January16–22

European Cervical Cancer Prevention Week – January 16-22, 2023

We observe European Cervical Cancer Prevention Week from January 16 to 22 this year— the penultimate week of January. We use this week to spread awareness about cervical cancer and its effects. Cervical cancer is curable with early detection. It is also very slow to spread, increasing the chances of cure. All we have to do is test and start treatment before cancer grows. Doctors say that prolonged exposure to certain types of human papillomavirus (H.P.V.) can be the main cause of cervical cancer. It is a very common virus, and it is sexually transmitted. Most women would have had it at some point in their life, but it won’t always manifest as cancer.

History of European Cervical Cancer Prevention Week

Cancer is a condition where the cells divide inexorably, spreading into surrounding tissues. Cancer that affects the cervical region is called cervical cancer. Harald Zur Hausen is generally credited with discovering the cause of cervical cancer. He observed certain strains of the human papillomavirus can cause cervical cancer. The discovery also led to the creation of vaccines to help prevent cervical cancer.

We have known about cervical cancer for a very long time. Hippocrates, a Greek physician known as the father of medicine, noted that it could not be cured. Harald Zur Hausen received the Nobel Prize in 1976 for finding the relationship between cervical cancer and H.P.V. But it took us another 30 years to develop a vaccine. The Food and Drug Administration board approved the H.P.V. vaccine in 2006. By 2018, researchers confirmed that one dose of the vaccine could protect against H.P.V.

A survey of American women revealed that only 40% of women were aware of H.P.V. Another shocking finding is that among them, only half knew that H.P.V. can cause cervical cancer. People of a lower socio-economic class have a higher chance of being diagnosed. The WHO reports that around 28,000 women die every year from cervical cancer in Europe alone.

To spread awareness about H.P.V. and cervical cancer, we observe Cervical Cancer Prevention Week. cervical cancer should not take any more precious human lives. Although it generally only affects women, information about H.P.V. and cervical cancer needs to be spread throughout the population.

European Cervical Cancer Prevention Week timeline

1925
The Colposcope Invention

Hans Hinselmann invents the colposcope, an instrument that allows physicians to closely examine one's cervix, vagina, and vulva for signs of disease.

1941
The Pap Test Screening

Pap test screening begins detecting potentially cancerous activities inside the cervix and colon.

1988
Bethesda System for Reporting

Health departments begin using the Bethesda system for reporting pap smear results.

2006
Vaccine against H.P.V.

The F.D.A. approves the very first vaccine against H.P.V.

European Cervical Cancer Prevention Week FAQs

What is the main cause of cervical cancer?

Women are at risk of cervical because of long-lasting infections with certain types of human papillomavirus.

Can you feel cervical cancer?

There won’t be any symptoms of cervical cancer in the early stages; however, with regular checks, we can detect and treat the condition before it spreads.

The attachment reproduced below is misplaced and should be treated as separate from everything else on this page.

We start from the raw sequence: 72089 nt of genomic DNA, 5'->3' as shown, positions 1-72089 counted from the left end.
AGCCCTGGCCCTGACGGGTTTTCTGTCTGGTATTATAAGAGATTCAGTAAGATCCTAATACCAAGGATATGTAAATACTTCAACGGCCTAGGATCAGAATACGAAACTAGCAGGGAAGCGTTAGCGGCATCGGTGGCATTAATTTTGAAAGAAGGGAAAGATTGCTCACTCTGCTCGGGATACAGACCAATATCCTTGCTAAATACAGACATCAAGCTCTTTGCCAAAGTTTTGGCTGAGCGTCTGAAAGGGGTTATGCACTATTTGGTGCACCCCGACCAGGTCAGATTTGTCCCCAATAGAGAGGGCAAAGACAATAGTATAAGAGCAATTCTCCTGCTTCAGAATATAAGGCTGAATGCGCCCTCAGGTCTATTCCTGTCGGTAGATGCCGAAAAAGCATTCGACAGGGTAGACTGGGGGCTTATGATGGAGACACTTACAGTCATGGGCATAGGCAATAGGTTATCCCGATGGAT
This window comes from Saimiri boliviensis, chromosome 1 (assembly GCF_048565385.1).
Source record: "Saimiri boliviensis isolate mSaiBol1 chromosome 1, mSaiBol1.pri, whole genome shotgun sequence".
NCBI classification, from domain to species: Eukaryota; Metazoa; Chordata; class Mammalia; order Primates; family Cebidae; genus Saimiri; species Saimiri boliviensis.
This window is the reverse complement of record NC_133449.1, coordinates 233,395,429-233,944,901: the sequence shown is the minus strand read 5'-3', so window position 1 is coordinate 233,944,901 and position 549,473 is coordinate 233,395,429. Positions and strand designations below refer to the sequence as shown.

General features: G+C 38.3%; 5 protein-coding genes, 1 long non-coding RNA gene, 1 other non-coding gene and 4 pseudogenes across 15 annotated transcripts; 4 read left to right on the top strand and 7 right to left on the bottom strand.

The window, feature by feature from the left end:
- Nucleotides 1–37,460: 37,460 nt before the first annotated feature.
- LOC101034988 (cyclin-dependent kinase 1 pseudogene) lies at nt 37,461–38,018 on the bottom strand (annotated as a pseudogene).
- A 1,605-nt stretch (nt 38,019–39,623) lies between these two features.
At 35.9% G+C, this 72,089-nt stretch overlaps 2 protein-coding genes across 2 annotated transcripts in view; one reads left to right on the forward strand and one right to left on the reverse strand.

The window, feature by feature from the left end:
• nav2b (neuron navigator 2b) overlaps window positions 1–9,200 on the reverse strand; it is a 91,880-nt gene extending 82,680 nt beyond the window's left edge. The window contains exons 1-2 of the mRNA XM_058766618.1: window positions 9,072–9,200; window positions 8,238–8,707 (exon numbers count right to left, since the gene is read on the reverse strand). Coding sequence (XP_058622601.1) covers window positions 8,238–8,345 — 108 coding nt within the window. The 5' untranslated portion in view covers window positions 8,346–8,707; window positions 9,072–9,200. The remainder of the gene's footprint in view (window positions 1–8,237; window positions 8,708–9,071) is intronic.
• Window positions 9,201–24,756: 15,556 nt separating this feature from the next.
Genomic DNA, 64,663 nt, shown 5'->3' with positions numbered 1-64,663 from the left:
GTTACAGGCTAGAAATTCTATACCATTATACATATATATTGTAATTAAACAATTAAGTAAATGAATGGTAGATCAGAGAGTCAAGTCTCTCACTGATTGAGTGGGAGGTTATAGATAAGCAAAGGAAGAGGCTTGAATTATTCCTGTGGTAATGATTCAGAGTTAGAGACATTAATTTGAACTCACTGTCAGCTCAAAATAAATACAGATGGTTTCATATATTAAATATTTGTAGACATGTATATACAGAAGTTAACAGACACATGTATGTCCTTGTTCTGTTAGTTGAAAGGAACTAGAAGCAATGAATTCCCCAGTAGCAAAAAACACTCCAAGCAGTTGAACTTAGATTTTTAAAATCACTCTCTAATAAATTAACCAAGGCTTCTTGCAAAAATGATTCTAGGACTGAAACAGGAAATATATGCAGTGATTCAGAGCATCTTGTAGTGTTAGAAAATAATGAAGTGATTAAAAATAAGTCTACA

Can a man give a woman H.P.V.?

Yes, both men and women can contract H.P.V. It is transmitted sexually, and most people are unaware of it.

How to Observe European Cervical Cancer Prevention Week

  1. Spread awareness about cervical cancer

    The bulk of fatalities due to cervical cancer is a lack of awareness. Many people still do not know about cervical cancer. Use this week to spread accurate information about the condition to as many people as possible.

  2. Volunteer for a cervical cancer campaign

    There are still people out there who haven't tested for H.P.V. Some of them are unaware, and others think they are safe, because of the absence of symptoms. Find groups volunteering to help people with the condition, and help them connect with those who are not yet aware of it.

  3. Raising funds for cancer treatment

    Organize events to raise funds to help people suffering from cervical cancer. If you are not well connected, you can still help with whatever you can. No help is small for those who need it.

5 Facts About Cancer That You Should Know

  1. A mass murderer

    Every year, around 10 million people die of cancer.

  2. An old menace

    Cancer was known to the Egyptians as far back as 1600 B.C.

  3. Survivors rule

    There are approximately 28 million cancer survivors around the world, from all walks of life.

  4. Australians and cancer

    Australia has the highest per capita number of cancer patients.

  5. Americans and cancer

    Americans spend the most money on cancer treatment and research.

Why European Cervical Cancer Prevention Week is Important

  1. Cervical cancer kills the most

    In America, cervical cancer is the leading cause of death due to cancer for women. Dedicating a week to spreading awareness about cervical cancer and prevention methods can help lower the fatality rate.

  2. Prevention is better than cure

    Screening for H.P.V. is good and should be done once every five years. This week we can remind people to screen, and such a reminder can sometimes save a few lives.

  3. Dissemination of reliable information

    Through events, campaigns, and volunteering, the information about cervical cancer, its effects, preventive measures, etc., will spread to more people. The more we can grab the attention of people about the dangers of the conditions, the better.

European Cervical Cancer Prevention Week dates

YearDateDay
2022January 17Monday
2023January 16Monday
2024January 15Monday
2025January 20Monday
2026January 19Monday

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